Court-Mandated Patients’ Perspectives on the Psychotherapist’s Dual Loyalty Conflict – Between Ally and Enemy

Frontiers in Psychology 11 (2021)
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Abstract

Background: Mental health professionals working in correctional contexts engage a double role to care and control. This dual loyalty conflict has repeatedly been criticized to impede the development of a high-quality alliance. As therapeutic alliance is a robust predictor of outcome measures of psychotherapy, it is essential to investigate the effects of this ethical dilemma. Methods: This qualitative interview study investigates patients’ perceptions of their therapists’ dual role conflict in court-mandated treatment settings. We interviewed 41 older incarcerated persons using a semi-structured interview guide, the interviews were subsequently analyzed following thematic analysis. Results: We first present the patients’ perceptions of their treating psychotherapist’s dual loyalty conflict, which was linked to their overall treatment experience. In a second step, we outline the study participants’ reasons for this judgment, which were most commonly linked to feelings of trust or betrayal. More specifically, they named certain therapist characteristics and activities that enabled them to develop a trustful therapeutic alliance, which we grouped into four topics: respecting the patient’s pace and perceived coercion; patient health needs to be first priority; clarity in roles and responsibilities; and the art of communication – between transparency and unchecked information sharing. Discussion: Developing a high quality alliance in mandatory offender treatment is central due to its relationship with recovery and desistance. Our findings show that some therapists’ characteristics and activities attenuate the negative impact of their double role on the development and maintenance of the alliance. To increase the effectiveness of court-mandated treatments, we need to support clinicians in dealing with their dual role to allow the formation of a high quality therapeutic alliance. Our qualitative interview study contributed to this much-needed empirical research on therapist’ characteristics promoting a trustful relationship in correctional settings.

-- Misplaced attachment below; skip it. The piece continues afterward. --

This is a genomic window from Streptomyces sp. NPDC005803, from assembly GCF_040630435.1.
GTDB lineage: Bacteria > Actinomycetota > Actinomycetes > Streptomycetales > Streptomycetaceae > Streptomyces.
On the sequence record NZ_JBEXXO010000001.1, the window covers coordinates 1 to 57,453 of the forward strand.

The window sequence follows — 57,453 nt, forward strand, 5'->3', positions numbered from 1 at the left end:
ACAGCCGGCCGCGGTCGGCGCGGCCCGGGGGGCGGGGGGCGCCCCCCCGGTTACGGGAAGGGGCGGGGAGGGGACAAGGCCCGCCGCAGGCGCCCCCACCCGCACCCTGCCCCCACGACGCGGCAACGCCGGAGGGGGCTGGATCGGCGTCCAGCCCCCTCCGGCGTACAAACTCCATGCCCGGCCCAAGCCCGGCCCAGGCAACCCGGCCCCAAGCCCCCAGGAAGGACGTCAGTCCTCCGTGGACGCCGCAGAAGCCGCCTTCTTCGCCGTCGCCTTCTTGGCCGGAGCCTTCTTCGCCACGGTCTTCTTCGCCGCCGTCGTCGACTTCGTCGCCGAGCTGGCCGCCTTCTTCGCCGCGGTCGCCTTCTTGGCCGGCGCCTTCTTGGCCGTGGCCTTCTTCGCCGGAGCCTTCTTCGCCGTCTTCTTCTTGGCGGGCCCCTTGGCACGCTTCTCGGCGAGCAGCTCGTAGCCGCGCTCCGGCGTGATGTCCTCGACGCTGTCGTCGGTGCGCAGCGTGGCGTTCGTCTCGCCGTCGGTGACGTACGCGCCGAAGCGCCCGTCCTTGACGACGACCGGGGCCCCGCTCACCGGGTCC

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Félix Pageau
Université Laval

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